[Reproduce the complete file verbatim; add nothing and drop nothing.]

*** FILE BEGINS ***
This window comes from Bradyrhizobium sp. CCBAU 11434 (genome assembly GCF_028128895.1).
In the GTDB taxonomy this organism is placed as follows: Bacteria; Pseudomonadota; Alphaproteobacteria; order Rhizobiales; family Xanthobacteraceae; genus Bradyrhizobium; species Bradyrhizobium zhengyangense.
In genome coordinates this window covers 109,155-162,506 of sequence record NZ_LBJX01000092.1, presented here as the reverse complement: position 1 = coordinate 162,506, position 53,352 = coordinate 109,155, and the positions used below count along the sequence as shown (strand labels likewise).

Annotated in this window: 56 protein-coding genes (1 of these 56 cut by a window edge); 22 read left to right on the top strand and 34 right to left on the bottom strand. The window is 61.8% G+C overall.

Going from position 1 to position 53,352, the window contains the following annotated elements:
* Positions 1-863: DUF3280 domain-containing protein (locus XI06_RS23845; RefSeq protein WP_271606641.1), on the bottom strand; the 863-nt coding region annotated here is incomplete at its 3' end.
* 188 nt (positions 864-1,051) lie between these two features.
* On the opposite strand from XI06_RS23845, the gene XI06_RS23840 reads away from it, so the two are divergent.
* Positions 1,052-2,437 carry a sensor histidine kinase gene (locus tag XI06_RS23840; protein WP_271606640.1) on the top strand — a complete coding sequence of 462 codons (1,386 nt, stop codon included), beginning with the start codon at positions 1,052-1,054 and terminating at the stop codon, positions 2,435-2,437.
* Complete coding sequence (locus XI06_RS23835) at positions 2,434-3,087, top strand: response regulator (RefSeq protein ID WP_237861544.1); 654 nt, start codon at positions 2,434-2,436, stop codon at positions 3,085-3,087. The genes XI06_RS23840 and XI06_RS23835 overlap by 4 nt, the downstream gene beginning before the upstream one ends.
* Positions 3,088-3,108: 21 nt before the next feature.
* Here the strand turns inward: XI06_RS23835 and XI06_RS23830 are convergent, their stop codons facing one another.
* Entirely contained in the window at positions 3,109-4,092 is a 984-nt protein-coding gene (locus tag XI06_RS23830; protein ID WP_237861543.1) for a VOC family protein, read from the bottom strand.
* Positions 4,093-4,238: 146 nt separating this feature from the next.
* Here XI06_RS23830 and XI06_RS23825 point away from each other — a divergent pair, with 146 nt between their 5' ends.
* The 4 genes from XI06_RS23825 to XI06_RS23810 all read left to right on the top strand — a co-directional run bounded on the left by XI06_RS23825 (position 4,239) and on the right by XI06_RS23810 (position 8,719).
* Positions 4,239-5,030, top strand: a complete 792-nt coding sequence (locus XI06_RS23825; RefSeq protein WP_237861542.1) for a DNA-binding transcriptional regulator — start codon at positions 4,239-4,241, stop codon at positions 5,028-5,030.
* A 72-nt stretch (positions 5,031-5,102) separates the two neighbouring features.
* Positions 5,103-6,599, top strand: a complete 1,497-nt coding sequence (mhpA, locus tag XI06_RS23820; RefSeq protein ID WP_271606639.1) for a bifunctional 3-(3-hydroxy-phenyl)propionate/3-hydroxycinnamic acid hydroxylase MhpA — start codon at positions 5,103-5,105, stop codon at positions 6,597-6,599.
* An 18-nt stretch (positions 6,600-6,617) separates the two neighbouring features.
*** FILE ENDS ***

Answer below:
This window comes from Bradyrhizobium sp. CCBAU 11434 (genome assembly GCF_028128895.1).
In the GTDB taxonomy this organism is placed as follows: Bacteria; Pseudomonadota; Alphaproteobacteria; order Rhizobiales; family Xanthobacteraceae; genus Bradyrhizobium; species Bradyrhizobium zhengyangense.
In genome coordinates this window covers 109,155-162,506 of sequence record NZ_LBJX01000092.1, presented here as the reverse complement: position 1 = coordinate 162,506, position 53,352 = coordinate 109,155, and the positions used below count along the sequence as shown (strand labels likewise).

Annotated in this window: 56 protein-coding genes (1 of these 56 cut by a window edge); 22 read left to right on the top strand and 34 right to left on the bottom strand. The window is 61.8% G+C overall.

Going from position 1 to position 53,352, the window contains the following annotated elements:
* Positions 1-863: DUF3280 domain-containing protein (locus XI06_RS23845; RefSeq protein WP_271606641.1), on the bottom strand; the 863-nt coding region annotated here is incomplete at its 3' end.
* 188 nt (positions 864-1,051) lie between these two features.
* On the opposite strand from XI06_RS23845, the gene XI06_RS23840 reads away from it, so the two are divergent.
* Positions 1,052-2,437 carry a sensor histidine kinase gene (locus tag XI06_RS23840; protein WP_271606640.1) on the top strand — a complete coding sequence of 462 codons (1,386 nt, stop codon included), beginning with the start codon at positions 1,052-1,054 and terminating at the stop codon, positions 2,435-2,437.
* Complete coding sequence (locus XI06_RS23835) at positions 2,434-3,087, top strand: response regulator (RefSeq protein ID WP_237861544.1); 654 nt, start codon at positions 2,434-2,436, stop codon at positions 3,085-3,087. The genes XI06_RS23840 and XI06_RS23835 overlap by 4 nt, the downstream gene beginning before the upstream one ends.
* Positions 3,088-3,108: 21 nt before the next feature.
* Here the strand turns inward: XI06_RS23835 and XI06_RS23830 are convergent, their stop codons facing one another.
* Entirely contained in the window at positions 3,109-4,092 is a 984-nt protein-coding gene (locus tag XI06_RS23830; protein ID WP_237861543.1) for a VOC family protein, read from the bottom strand.
* Positions 4,093-4,238: 146 nt separating this feature from the next.
* Here XI06_RS23830 and XI06_RS23825 point away from each other — a divergent pair, with 146 nt between their 5' ends.
* The 4 genes from XI06_RS23825 to XI06_RS23810 all read left to right on the top strand — a co-directional run bounded on the left by XI06_RS23825 (position 4,239) and on the right by XI06_RS23810 (position 8,719).
* Positions 4,239-5,030, top strand: a complete 792-nt coding sequence (locus XI06_RS23825; RefSeq protein WP_237861542.1) for a DNA-binding transcriptional regulator — start codon at positions 4,239-4,241, stop codon at positions 5,028-5,030.
* A 72-nt stretch (positions 5,031-5,102) separates the two neighbouring features.
* Positions 5,103-6,599, top strand: a complete 1,497-nt coding sequence (mhpA, locus tag XI06_RS23820; RefSeq protein ID WP_271606639.1) for a bifunctional 3-(3-hydroxy-phenyl)propionate/3-hydroxycinnamic acid hydroxylase MhpA — start codon at positions 5,103-5,105, stop codon at positions 6,597-6,599.
* An 18-nt stretch (positions 6,600-6,617) separates the two neighbouring features.